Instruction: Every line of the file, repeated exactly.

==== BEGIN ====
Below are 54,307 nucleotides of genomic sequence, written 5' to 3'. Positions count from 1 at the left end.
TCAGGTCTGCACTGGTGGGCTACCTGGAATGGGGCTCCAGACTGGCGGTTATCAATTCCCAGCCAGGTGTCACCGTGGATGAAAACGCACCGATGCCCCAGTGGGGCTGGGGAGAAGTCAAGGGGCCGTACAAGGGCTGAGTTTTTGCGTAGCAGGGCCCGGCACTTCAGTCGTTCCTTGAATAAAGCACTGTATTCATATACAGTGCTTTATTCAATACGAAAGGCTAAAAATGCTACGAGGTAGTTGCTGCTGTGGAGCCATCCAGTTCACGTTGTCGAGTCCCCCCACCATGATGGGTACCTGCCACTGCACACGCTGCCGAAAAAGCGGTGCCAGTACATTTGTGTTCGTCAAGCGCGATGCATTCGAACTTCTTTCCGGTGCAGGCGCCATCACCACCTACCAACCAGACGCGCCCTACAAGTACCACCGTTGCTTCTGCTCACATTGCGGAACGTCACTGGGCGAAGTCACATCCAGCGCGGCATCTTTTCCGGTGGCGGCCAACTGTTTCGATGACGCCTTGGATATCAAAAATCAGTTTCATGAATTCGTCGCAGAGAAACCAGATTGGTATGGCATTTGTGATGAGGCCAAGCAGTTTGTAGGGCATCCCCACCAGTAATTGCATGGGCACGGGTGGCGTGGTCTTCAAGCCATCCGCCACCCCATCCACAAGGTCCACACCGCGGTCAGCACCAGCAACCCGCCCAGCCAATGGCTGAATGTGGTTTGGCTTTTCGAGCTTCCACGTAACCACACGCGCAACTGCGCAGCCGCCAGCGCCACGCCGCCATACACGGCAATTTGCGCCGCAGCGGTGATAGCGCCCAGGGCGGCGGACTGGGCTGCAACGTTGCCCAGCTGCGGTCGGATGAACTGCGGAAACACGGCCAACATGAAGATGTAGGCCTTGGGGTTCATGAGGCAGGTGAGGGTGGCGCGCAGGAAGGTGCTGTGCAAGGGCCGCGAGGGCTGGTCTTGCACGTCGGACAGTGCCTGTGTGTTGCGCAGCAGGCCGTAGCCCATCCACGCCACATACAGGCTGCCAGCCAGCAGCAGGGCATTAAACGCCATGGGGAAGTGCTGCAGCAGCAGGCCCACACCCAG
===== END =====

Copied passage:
Below are 54,307 nucleotides of genomic sequence, written 5' to 3'. Positions count from 1 at the left end.
TCAGGTCTGCACTGGTGGGCTACCTGGAATGGGGCTCCAGACTGGCGGTTATCAATTCCCAGCCAGGTGTCACCGTGGATGAAAACGCACCGATGCCCCAGTGGGGCTGGGGAGAAGTCAAGGGGCCGTACAAGGGCTGAGTTTTTGCGTAGCAGGGCCCGGCACTTCAGTCGTTCCTTGAATAAAGCACTGTATTCATATACAGTGCTTTATTCAATACGAAAGGCTAAAAATGCTACGAGGTAGTTGCTGCTGTGGAGCCATCCAGTTCACGTTGTCGAGTCCCCCCACCATGATGGGTACCTGCCACTGCACACGCTGCCGAAAAAGCGGTGCCAGTACATTTGTGTTCGTCAAGCGCGATGCATTCGAACTTCTTTCCGGTGCAGGCGCCATCACCACCTACCAACCAGACGCGCCCTACAAGTACCACCGTTGCTTCTGCTCACATTGCGGAACGTCACTGGGCGAAGTCACATCCAGCGCGGCATCTTTTCCGGTGGCGGCCAACTGTTTCGATGACGCCTTGGATATCAAAAATCAGTTTCATGAATTCGTCGCAGAGAAACCAGATTGGTATGGCATTTGTGATGAGGCCAAGCAGTTTGTAGGGCATCCCCACCAGTAATTGCATGGGCACGGGTGGCGTGGTCTTCAAGCCATCCGCCACCCCATCCACAAGGTCCACACCGCGGTCAGCACCAGCAACCCGCCCAGCCAATGGCTGAATGTGGTTTGGCTTTTCGAGCTTCCACGTAACCACACGCGCAACTGCGCAGCCGCCAGCGCCACGCCGCCATACACGGCAATTTGCGCCGCAGCGGTGATAGCGCCCAGGGCGGCGGACTGGGCTGCAACGTTGCCCAGCTGCGGTCGGATGAACTGCGGAAACACGGCCAACATGAAGATGTAGGCCTTGGGGTTCATGAGGCAGGTGAGGGTGGCGCGCAGGAAGGTGCTGTGCAAGGGCCGCGAGGGCTGGTCTTGCACGTCGGACAGTGCCTGTGTGTTGCGCAGCAGGCCGTAGCCCATCCACGCCACATACAGGCTGCCAGCCAGCAGCAGGGCATTAAACGCCATGGGGAAGTGCTGCAGCAGCAGGCCCACACCCAG